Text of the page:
by Is’haq Modibbo Kawu
But for now, it will be interesting to see how much discipline Alhaji Umaru Dikko can knock into the undisciplined political mob that constitutes the PDP.
A week can be a very long time in politics. This is even truer within the pressure cooker ambiance of Nigerian politics. Two events this week, underline the central place of power and the incredible struggle to retain it, by the denizens of the PDP.
Firstly, the party’s leadership reached for the past to exhume one of the dinosaurs of our political history, to solve problems very much in the mould of the present. They made Alhaji Umaru Dikko chairman of a new National Disciplinary Committee. Alhaji Umaru Dikko’s re-emergence speaks volumes about the mindset of old man, Bamanga Tukur. He was a governor, for a few months, of the old Gongola State, during the Second Republic, 1979-83, when Alhaji Umaru Dikko, was one of the most powerful individuals in the country.
He served as Transport minister; was a close confidant of President Shehu Shagari and in the high-wire politics of the period, was set up as straw man by the UPN opposition media, upon whom was poured so much opprobrium.
So successful was the demonization of Dikko, that the Buhari military dictatorship which toppled the Shagari administration, hired Israeli thugs to kidnap the man. He was drugged and crated and it took the Ghanaian journalist, Elizabeth Ohene, to blow the whistle that allowed British security to stop the man’s return to Nigeria. A diplomatic row ensued!’
Most Nigerians today are too young to have heard about that colourful politician of the NPN era. But to Bamanga Tukur, there is a strong element of symbolism and nostalgia involved in the constitution of a Disciplinary Committee with Alhaji Umaru Dikko as chairman. The parties of the Second Republic had an admirable cohesion and fidelity to basic principles, which elude the vote-rigging contraptions parading as parties today.
For instance, Alhaji Tanko Yakasai used to tell the story of how the NPN’s caucus met weekly, with party chairman, Chief Adisa Akinloye presiding, while President Shehu Shagari attended as a loyal party member. The president was not party “leader” as is the practice today. In the Nigerian states today, governors are the ultimate emperors and eternal puppeteers. They hold the purse strings, make and unmake the party apparatchiks and manipulate the political process to often, disreputable and personal ends.
This led to the exasperation felt by old party men from the NPN era like PDP chairman, Bamanga Tukur. He hacks back to the past to find solution to the problems the present has thrown up. But old man Tukur must give himself the pause; how can he demand the discipline of the NPN era when President Jonathan benefits from the anachronism reigning inside today’s PDP? Maybe old man Umaru Dikko will re-bottle the genie! But the portents are not hopeful.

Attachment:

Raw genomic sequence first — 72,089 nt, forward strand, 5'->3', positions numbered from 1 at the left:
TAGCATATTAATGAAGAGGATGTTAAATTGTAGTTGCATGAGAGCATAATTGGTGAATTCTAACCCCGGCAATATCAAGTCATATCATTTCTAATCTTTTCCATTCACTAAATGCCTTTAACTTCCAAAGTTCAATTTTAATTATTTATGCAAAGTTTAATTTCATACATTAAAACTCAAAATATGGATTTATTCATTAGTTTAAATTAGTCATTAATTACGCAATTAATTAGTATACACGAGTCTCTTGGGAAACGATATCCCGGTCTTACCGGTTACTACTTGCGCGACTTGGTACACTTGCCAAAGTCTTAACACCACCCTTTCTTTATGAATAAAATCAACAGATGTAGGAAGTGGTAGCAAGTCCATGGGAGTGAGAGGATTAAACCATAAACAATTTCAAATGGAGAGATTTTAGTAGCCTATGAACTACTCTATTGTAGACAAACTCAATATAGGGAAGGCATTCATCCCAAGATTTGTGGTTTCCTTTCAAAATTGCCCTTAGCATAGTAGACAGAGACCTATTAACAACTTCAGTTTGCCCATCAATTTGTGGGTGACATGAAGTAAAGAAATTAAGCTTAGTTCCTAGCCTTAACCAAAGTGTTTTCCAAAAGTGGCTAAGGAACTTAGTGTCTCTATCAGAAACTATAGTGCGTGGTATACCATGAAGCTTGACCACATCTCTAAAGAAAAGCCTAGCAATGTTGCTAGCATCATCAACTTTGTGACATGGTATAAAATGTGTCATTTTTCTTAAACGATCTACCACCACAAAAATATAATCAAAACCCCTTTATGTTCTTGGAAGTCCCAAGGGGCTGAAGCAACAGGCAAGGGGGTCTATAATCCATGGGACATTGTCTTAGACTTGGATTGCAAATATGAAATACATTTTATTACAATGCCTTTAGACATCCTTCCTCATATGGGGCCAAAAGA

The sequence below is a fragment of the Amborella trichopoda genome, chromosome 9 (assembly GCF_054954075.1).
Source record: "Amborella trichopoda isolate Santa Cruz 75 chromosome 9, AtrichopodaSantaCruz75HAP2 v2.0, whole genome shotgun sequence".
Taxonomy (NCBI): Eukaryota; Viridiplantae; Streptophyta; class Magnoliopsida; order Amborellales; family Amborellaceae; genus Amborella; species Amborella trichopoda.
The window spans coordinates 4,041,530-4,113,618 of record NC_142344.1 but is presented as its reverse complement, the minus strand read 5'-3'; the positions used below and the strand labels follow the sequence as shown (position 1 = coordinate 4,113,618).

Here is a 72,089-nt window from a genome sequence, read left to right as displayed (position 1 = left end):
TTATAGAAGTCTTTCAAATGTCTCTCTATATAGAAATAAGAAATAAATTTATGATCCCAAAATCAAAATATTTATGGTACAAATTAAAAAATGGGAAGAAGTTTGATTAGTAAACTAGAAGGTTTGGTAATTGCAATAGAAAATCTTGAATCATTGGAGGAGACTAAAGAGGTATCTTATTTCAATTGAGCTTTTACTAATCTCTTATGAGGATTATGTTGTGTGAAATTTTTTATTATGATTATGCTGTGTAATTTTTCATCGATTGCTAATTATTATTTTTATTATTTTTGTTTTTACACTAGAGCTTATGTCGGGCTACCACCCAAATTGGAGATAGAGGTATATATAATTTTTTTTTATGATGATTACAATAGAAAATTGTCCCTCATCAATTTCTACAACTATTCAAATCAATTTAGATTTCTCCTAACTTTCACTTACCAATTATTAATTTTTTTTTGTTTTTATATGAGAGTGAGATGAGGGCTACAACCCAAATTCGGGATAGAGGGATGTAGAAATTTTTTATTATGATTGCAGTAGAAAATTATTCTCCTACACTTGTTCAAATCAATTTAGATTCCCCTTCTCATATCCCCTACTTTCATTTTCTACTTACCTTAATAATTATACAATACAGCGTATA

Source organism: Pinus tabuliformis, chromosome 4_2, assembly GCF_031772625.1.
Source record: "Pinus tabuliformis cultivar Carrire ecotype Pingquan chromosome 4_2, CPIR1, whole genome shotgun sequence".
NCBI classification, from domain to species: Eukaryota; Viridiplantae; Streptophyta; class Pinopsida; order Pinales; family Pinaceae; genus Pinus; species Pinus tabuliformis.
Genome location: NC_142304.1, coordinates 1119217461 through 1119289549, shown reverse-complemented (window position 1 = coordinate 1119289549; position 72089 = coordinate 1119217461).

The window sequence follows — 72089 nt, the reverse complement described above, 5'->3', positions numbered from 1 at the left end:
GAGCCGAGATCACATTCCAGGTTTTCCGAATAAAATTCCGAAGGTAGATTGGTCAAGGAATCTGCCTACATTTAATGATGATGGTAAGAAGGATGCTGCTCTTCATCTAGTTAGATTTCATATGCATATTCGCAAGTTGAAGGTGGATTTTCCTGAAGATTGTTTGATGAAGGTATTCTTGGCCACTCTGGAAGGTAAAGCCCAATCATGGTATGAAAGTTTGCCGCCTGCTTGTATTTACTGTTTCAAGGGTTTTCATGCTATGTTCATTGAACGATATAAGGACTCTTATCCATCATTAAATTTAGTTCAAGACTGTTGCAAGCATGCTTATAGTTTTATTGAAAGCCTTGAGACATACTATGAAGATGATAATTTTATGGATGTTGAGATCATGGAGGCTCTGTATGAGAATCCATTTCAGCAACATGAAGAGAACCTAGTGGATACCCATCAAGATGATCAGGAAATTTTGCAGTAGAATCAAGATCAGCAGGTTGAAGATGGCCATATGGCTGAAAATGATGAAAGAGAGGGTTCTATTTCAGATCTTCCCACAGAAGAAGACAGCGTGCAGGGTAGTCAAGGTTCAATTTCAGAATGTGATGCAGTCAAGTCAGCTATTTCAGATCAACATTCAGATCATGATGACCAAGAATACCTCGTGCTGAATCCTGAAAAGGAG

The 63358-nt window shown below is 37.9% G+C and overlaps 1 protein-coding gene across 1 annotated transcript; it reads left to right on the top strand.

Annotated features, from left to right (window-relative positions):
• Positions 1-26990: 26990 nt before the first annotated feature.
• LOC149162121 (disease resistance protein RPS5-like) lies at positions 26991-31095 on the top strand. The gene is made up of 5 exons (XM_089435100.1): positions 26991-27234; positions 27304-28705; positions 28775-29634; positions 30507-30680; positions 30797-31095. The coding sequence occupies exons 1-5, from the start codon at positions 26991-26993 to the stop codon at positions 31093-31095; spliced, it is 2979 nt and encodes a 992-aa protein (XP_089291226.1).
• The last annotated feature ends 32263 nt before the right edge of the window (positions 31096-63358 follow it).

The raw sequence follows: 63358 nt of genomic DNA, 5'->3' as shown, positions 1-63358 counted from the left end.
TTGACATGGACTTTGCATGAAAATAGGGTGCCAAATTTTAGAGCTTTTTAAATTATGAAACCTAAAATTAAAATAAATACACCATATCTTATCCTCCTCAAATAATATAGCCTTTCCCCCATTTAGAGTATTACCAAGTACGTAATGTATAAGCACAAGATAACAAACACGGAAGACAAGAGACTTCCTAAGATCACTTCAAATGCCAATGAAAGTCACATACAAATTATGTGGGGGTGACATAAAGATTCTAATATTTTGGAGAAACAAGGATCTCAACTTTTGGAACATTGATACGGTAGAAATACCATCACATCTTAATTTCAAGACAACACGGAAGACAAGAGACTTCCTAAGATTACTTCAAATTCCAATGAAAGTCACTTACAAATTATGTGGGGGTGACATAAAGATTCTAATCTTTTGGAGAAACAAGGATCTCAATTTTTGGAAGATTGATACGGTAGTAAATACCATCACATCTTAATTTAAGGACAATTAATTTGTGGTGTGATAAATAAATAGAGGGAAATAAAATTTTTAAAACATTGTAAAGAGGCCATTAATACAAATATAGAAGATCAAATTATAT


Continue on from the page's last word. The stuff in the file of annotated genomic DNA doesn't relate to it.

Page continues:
Nostalgia can be potent but reality is a painful teacher. The era of the disciplined political party died with the Twentieth Century. The PDP (and its opposition clones like ACN, CPC APGA or ANPP!) reflects very much the new era of power without much principle and little responsibility. The platform of buccaneering and personal aggrandizement by groups of elite devoted not to the good of society but the protection of the racket that politics has evolved into.
The most likely scenario remains the re-rallying of the troops because no one, not even the most apparently aggrieved, wants to be out of the loop of power. And that brings us to the second issue of the day. After the huffing and puffing of the past few weeks, Governors Sule Lamido, Aliyu Wamakko, Rabiu Musa Kwankwaso and Mu’azu Babangida Aliyu, finally met with President Goodluck Jonathan, early this week. Lamido confirmed that the meeting held: “Yes, we met with Mr. President to discuss the current political situation in the country.
He invited us, five of us…The discussions were very frank and honest. We told ourselves the truth. And we were very, very frank with each other. So let’s leave it at that”. As the posturing for 2015 gathers pace, even old man EK Clarke, who heads the hawkish, gung-ho brigade of the Jonathan project, was said to have discovered statesmanship. Lamido said Clarke publicly apologized for “whatever might have been their perceived concerns and anger over his utterances”.
Sule Lamido added a clincher: “That is how leaders and elders should behave”; but knowing EK Clarke for what he is, the question should be for how long can he wear the ill-fitting, borrowed robe of the statesman?
These are interesting times indeed! For the sake of continued retention of power, the sharpened knives will be hidden under starched Babarigas for a while. Just for a while! The next round of heated passion will arise when they have to share the spoils of victory. 2015 isn’t too far away! But for now, it will be interesting to see how much discipline Alhaji Umaru Dikko can knock into the undisciplined political mob that constitutes the PDP.